The Study of Nasal Insulin in the Fight Against Forgetfulness (SNIFF)

Overview

  • Study type

    Interventional
  • Study phase

    II/III
  • Study IDs

  • Describes the nature of a clinical study. Types include:

    • Observational study — observes people and measures outcomes without affecting results.
    • Interventional study (clinical trial) — studies new tests, treatments, drugs, surgical procedures or devices.
    • Medical records research — uses historical information collected from medical records of large groups of people to study how diseases progress and which treatments and surgeries work best.
  • During the early phases (phases 1 and 2), researchers assess safety, side effects, optimal dosages and risks/benefits. In the later phase (phase 3), researchers study whether the treatment works better than the current standard therapy. They also compare the safety of the new treatment with that of current treatments. Phase 3 trials include large numbers of people to make sure that the result is valid. There are also less common very early (phase 0) and later (phase 4) phases. Phase 0 trials are small trials that help researchers decide if a new agent should be tested in a phase 1 trial. Phase 4 trials look at long-term safety and effectiveness, after a new treatment has been approved and is on the market.

  • Site IRB
    • Jacksonville, Florida: 13-006451
    • Rochester, Minnesota: 13-006451
    NCT ID: NCT01767909
    Sponsor Protocol Number: ADC-046-INI

About this study

An urgent need exists to find effective treatments for Alzheimer's disease (AD) that can arrest or reverse the disease at its earliest stages. The emotional and financial burden of AD to patients, family members, and society is enormous, and is predicted to grow exponentially as the median population age increases. Current FDA-approved therapies are modestly effective at best. This study will examine a novel therapeutic approach using intranasal insulin (INI) that has shown promise in short-term clinical trials. If successful, information gained from the study has the potential to move INI forward rapidly as a therapy for AD. The study will also provide evidence for the mechanisms through which INI may produce benefits by examining key cerebral spinal fluid (CSF) biomarkers and hippocampal/entorhinal atrophy. These results will have considerable clinical and scientific significance, and provide therapeutically-relevant knowledge about insulin's effects on AD pathophysiology. Growing evidence has shown that insulin carries out multiple functions in the brain, and that insulin dysregulation may contribute to AD pathogenesis.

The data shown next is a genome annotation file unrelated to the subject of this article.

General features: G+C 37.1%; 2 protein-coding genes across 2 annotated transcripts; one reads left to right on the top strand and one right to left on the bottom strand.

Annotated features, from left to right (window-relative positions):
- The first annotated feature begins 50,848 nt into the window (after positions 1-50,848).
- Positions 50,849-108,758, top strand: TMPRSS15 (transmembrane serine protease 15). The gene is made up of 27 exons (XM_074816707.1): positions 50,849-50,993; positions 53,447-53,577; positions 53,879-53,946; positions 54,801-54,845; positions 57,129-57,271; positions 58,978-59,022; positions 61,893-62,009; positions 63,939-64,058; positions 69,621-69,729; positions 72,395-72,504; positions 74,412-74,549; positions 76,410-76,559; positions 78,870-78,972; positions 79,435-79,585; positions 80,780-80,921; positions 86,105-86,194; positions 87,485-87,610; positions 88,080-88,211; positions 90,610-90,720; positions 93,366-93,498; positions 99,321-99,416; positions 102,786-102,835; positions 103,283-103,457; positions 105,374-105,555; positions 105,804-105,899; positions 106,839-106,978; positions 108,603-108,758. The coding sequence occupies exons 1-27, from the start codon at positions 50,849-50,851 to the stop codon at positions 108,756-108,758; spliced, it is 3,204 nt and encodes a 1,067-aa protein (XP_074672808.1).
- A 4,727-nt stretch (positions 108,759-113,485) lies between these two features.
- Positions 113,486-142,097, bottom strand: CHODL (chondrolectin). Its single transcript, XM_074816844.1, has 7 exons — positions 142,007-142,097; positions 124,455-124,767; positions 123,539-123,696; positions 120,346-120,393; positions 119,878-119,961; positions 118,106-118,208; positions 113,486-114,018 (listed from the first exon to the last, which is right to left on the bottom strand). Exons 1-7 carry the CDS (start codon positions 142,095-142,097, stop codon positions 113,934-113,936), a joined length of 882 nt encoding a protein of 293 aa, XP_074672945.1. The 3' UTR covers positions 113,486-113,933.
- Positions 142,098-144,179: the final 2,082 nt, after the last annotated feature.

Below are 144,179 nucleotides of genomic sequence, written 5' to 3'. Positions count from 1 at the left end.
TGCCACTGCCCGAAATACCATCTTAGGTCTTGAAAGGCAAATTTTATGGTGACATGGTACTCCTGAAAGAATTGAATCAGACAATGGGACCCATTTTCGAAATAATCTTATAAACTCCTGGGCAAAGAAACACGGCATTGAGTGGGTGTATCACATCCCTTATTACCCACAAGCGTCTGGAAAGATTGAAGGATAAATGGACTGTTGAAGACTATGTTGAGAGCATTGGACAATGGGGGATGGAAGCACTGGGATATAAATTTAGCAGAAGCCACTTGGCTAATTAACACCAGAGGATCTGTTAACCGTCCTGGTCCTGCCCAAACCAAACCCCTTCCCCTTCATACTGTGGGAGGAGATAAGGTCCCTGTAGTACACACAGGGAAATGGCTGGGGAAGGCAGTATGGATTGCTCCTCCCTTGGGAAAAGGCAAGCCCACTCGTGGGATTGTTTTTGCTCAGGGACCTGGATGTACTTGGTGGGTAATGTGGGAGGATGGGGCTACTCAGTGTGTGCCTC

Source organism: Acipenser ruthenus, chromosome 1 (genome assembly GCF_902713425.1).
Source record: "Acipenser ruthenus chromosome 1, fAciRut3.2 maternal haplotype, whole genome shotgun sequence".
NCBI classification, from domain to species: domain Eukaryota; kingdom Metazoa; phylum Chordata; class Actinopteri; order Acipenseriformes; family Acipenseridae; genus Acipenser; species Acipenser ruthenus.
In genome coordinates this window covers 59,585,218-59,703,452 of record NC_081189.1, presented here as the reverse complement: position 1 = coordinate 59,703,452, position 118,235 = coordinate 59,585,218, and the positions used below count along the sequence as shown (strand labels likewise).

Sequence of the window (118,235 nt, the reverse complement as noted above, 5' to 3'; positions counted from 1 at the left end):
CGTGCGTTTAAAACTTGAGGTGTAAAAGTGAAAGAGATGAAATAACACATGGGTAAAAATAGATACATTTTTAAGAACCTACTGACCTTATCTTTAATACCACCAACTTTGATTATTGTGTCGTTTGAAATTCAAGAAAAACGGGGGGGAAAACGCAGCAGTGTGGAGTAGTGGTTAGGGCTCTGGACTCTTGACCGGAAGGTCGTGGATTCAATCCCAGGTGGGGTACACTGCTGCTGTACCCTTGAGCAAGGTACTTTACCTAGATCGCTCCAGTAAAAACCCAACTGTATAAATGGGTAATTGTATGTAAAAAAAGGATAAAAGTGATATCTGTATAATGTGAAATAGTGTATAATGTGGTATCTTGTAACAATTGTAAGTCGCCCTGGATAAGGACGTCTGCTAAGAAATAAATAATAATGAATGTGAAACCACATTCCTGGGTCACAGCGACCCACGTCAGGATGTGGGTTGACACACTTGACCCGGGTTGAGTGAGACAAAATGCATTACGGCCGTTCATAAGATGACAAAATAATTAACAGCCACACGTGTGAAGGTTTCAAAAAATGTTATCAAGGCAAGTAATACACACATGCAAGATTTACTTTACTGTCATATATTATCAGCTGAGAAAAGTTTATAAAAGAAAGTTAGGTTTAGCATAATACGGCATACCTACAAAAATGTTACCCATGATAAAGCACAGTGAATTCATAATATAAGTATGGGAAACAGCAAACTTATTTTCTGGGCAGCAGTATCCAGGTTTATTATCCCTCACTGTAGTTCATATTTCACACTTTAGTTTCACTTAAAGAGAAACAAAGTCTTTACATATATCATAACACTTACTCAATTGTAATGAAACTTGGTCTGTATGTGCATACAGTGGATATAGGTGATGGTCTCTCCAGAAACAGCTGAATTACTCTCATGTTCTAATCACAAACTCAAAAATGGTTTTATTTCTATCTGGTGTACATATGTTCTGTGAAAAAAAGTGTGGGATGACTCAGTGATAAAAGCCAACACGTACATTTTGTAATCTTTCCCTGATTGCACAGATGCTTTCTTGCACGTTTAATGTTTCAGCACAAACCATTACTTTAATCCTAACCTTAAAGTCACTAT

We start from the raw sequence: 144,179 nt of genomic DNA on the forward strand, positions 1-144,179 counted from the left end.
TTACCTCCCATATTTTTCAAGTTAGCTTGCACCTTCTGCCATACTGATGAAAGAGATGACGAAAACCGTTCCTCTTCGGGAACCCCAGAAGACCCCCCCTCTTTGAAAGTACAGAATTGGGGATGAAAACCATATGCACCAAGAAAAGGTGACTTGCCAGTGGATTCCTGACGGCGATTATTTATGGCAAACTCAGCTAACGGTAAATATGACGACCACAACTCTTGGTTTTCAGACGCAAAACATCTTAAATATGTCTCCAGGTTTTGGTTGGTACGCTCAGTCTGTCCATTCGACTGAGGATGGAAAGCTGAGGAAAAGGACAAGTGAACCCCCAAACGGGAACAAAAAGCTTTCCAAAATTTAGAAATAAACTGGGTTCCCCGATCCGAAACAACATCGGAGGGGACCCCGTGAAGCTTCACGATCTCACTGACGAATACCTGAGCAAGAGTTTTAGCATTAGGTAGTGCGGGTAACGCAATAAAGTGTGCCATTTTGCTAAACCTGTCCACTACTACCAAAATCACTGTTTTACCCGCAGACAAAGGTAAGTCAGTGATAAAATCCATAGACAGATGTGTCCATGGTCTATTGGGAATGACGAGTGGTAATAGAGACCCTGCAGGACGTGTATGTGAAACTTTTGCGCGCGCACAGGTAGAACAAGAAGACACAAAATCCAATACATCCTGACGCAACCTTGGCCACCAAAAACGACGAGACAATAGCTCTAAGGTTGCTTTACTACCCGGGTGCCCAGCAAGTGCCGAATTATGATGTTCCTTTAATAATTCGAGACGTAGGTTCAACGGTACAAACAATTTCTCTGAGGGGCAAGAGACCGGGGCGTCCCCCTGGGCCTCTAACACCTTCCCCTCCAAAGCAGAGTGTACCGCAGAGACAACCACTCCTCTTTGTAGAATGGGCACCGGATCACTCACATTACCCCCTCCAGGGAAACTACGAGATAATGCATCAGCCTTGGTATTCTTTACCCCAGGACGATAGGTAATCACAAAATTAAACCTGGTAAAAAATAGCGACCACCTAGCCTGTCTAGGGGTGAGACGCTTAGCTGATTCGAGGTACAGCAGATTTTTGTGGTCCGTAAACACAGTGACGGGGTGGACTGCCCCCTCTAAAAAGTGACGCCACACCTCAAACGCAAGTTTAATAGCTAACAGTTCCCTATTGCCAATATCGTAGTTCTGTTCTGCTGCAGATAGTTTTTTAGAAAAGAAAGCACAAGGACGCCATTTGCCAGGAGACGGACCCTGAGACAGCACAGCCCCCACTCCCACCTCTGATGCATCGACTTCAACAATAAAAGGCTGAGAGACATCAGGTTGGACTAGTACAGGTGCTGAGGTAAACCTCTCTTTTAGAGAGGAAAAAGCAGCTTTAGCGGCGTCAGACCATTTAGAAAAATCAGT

This study will examine the effects of intranasally-administered insulin on cognition, entorhinal cortex and hippocampal atrophy, and cerebrospinal fluid (CSF) biomarkers in amnestic mild cognitive impairment (aMCI) or mild AD. It is hypothesized that after 12 months of treatment with INI compared to placebo, subjects will improve performance on a global measure of cognition, on a memory composite and on daily function. In addition to the examination of CSF biomarkers and hippocampal and entorhinal atrophy, the study aims to examine whether baseline AD biomarker profile, gender, or Apolipoprotein epsilon 4 (APOE-ε4) allele carriage predict treatment response.

In this study, 240 people with aMCI or AD will be given either INI or placebo for 12 months, following an open-label period of 6 months where all participants will be given active drug. The study uses insulin as a therapeutic agent and intranasal administration focusing on nose to brain transport as a mode of delivery.

Participation eligibility

Participant eligibility includes age, gender, type and stage of disease, and previous treatments or health concerns. Guidelines differ from study to study, and identify who can or cannot participate. If you need assistance understanding the eligibility criteria, please contact the study team.

See eligibility criteria

Inclusion Criteria:

  • Fluent in English or Spanish